“Now with president Obama, it is true, he should have been more forthright with how the Affordable Care Act was going to impact the country. But with that being said, all Americans know politicians lie. The question is: which lies can you live with? And time and time again Americans have said, “We can deal with the lies that President Obama tells us, because we believe in his heart – he has the best interests for the American people. Every president’s gonna lie to you. Every politician is gonna lie to you. The question is: which lies can you live with?” – Source

Sounds more like when the wicked rule, the people give up caring. God help us.


Give, and It Shall Be Given

Proverbs 28:27 

“He that giveth unto the poor shall not lack: but he that hideth his eyes shall have many a curse.”

Not the Lottery

Don’t think that by giving a dollar here and there to the poor, like during the Christmas season when you pass by a Salvation Army kettle, that such charity will produce lottery winning-like fruit. There is nothing in this proverb that guarantees you will be rich in return for your philanthropy.

However, the first promise of this proverb (if nothing more than a statement based on general observation) says that the person who gives to the poor will not lack. In other words, don’t worry about your own needs when you give to those less fortunate.

If I have heard it said once, I’ve heard it said thousands of times, “You can’t out-give God.”

Not a Safe Deposit

On the other end of this proverb is another promise. It states that the one who looks away from the poor in order to conserve his own wealth, whether it be commodities of gold or personal energy, will surely pay for his lack of generosity.

Poverty

Poverty (Photo credit: Teo’s photo)

Some people will walk right by a beggar, a person asking for a dollar for food, or even a Salvation Army kettle at Christmas and think to themselves, “I have to hold on to my money.” The only problem with that kind of thinking is that your money is not really your money. And when it comes to not giving in order to save up for a rainy day, the rot of one’s own greed can eat away at any thing stored down here.

“Do not lay up for yourselves treasures on earth, where moth and rust destroy and where thieves break in and steal, but lay up for yourselves treasures in heaven, where neither moth nor rust destroys and where thieves do not break in and steal. For where your treasure is, there your heart will be also.” – Matthew 6:19-21 ESV

So, as Jesus said, “Give, and you will receive. Your gift will return to you in full–pressed down, shaken together to make room for more, running over, and poured into your lap. The amount you give will determine the amount you get back” (Luke 6:38 NLT).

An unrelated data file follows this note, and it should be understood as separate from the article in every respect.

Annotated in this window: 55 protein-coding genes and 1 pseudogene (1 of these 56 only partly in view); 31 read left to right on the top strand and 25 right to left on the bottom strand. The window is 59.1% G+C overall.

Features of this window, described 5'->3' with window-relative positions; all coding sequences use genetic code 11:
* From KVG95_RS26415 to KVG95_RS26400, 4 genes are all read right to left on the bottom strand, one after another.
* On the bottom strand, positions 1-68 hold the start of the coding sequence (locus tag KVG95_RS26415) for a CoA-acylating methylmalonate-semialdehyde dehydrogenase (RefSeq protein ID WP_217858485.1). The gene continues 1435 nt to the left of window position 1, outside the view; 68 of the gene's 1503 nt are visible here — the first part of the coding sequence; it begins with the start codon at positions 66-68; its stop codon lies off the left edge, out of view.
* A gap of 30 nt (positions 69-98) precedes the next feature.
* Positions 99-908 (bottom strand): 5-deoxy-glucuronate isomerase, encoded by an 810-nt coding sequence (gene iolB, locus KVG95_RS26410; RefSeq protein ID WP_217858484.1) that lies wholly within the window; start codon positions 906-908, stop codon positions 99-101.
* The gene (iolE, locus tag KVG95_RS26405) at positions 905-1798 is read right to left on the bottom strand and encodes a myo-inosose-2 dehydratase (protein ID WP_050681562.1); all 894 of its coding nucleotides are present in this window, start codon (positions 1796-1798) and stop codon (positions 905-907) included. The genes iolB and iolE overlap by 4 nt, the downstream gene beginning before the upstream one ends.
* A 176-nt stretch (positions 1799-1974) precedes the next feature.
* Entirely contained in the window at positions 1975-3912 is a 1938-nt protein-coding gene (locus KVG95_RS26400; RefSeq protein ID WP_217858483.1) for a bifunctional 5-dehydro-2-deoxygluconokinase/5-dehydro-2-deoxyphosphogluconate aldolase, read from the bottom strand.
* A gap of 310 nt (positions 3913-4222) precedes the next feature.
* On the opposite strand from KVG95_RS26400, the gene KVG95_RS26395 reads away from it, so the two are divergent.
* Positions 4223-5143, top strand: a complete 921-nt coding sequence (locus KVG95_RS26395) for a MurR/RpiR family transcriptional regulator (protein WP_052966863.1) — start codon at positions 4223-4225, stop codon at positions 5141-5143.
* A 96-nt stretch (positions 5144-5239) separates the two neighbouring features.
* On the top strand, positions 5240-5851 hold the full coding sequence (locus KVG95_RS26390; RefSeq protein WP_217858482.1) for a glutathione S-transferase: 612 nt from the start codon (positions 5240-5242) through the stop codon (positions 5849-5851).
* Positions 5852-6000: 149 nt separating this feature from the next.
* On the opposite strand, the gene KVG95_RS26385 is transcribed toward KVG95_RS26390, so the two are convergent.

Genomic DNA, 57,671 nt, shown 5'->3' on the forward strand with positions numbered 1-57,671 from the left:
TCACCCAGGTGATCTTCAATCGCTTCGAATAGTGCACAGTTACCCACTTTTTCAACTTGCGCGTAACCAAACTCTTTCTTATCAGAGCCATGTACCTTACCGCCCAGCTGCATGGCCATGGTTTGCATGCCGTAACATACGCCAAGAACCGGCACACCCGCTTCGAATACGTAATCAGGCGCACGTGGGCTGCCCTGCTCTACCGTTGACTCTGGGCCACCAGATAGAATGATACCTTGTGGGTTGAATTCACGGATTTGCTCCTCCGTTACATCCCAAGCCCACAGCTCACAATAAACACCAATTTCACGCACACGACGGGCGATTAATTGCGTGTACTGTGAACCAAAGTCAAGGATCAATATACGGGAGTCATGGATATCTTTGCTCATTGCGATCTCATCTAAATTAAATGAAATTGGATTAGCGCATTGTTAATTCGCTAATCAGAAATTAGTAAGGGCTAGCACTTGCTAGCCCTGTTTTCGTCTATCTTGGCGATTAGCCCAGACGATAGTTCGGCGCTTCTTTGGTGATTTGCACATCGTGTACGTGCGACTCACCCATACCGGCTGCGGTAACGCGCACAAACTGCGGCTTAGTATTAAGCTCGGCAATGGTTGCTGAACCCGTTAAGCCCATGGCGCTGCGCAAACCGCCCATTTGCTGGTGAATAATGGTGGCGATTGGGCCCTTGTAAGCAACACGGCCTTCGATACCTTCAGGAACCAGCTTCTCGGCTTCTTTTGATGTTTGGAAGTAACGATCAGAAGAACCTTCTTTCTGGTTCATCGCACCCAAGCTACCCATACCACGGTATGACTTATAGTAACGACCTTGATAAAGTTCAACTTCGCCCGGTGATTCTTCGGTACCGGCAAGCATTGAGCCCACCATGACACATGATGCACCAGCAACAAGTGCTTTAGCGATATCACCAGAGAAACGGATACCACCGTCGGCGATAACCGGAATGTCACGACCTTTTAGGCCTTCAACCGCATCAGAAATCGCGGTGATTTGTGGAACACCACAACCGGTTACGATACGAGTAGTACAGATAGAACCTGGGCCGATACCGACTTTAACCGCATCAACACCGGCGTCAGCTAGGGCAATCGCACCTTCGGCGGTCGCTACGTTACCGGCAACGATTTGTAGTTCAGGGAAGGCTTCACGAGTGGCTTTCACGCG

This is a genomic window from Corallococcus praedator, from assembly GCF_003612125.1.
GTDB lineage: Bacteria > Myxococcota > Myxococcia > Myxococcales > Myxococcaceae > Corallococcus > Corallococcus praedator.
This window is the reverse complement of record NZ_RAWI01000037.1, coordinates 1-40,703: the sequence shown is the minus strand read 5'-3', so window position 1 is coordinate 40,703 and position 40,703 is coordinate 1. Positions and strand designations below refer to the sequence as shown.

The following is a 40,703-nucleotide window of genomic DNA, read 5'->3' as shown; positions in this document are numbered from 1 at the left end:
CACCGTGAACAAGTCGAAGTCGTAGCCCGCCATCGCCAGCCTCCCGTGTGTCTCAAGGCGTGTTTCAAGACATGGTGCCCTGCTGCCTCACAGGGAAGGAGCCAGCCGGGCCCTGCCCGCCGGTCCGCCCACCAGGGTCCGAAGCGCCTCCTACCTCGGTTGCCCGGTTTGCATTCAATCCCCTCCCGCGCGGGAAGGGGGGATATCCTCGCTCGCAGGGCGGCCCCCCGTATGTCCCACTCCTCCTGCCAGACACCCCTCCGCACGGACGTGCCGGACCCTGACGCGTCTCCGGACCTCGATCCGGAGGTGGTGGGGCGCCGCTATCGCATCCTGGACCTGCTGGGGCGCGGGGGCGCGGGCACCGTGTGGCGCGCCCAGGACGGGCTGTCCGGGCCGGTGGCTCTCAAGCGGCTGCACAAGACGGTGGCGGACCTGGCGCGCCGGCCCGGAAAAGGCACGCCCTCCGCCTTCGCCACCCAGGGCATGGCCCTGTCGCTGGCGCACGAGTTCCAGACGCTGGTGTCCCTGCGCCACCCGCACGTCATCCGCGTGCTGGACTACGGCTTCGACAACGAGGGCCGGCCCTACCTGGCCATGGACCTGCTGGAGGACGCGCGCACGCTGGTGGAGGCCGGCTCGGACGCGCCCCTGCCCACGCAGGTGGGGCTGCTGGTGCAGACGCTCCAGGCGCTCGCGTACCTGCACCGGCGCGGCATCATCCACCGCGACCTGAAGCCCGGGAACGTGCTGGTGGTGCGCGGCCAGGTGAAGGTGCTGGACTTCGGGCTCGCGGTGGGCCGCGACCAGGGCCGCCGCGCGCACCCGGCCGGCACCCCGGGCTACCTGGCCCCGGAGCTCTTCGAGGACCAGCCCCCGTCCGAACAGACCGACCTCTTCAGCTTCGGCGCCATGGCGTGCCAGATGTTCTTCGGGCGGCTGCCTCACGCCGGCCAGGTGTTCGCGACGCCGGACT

Worms Need a Savior, Too

Proverbs 28:24

“Whoso robbeth his father or his mother, and saith, It is no transgression; the same is the companion of a destroyer.”

We All Do It

There are many people in the world that call right “wrong,” and wrong “right.” As a matter of fact, we all probably do it, and a lot more than we think.

When is the last time you broke the law and sped down the highway? Did you justify your actions with something like, “They should have never made the speed limit that low.” When is the last time you watched a rated-R movie and condoned the sex or violence as “art” or “entertainment”? Does Philippians 4:8 (whatsoever things are pure…think on these things) ever cross your mind?

So, before we read the above proverb with too much indignation, let us first examine our own actions.

Friends of Murderers 

But before we get all depressed and feel like we have no moral high ground, let’s get back to the message of the proverb at hand. Simply put, the one who steals from his own mother and father lives in the gutter of humanity.

I personally like the way the New Living Translation deals with this proverb: “Anyone who steals from his father and mother and says, “What’s wrong with that?” is no better than a murderer.” That’s right, the one who steals from his parents is no better than a murderer. Pretty harsh, isn’t it?

Oh, but wait! What does the Bible say in 1 John 3:15? It says: “Whosoever hateth his brother is a murderer…” A murderer! Seriously, I can’t stand the scum who would rob his parents and say, “No big deal.” That kind of person needs to be dealt with in the harshest manner. But then again, what he really needs is a Savior.

Alas! and did my Savior bleed?
And did my Sov’reign die?
Would He devote that sacred head
For such a worm as I? 
 – Isaac Watts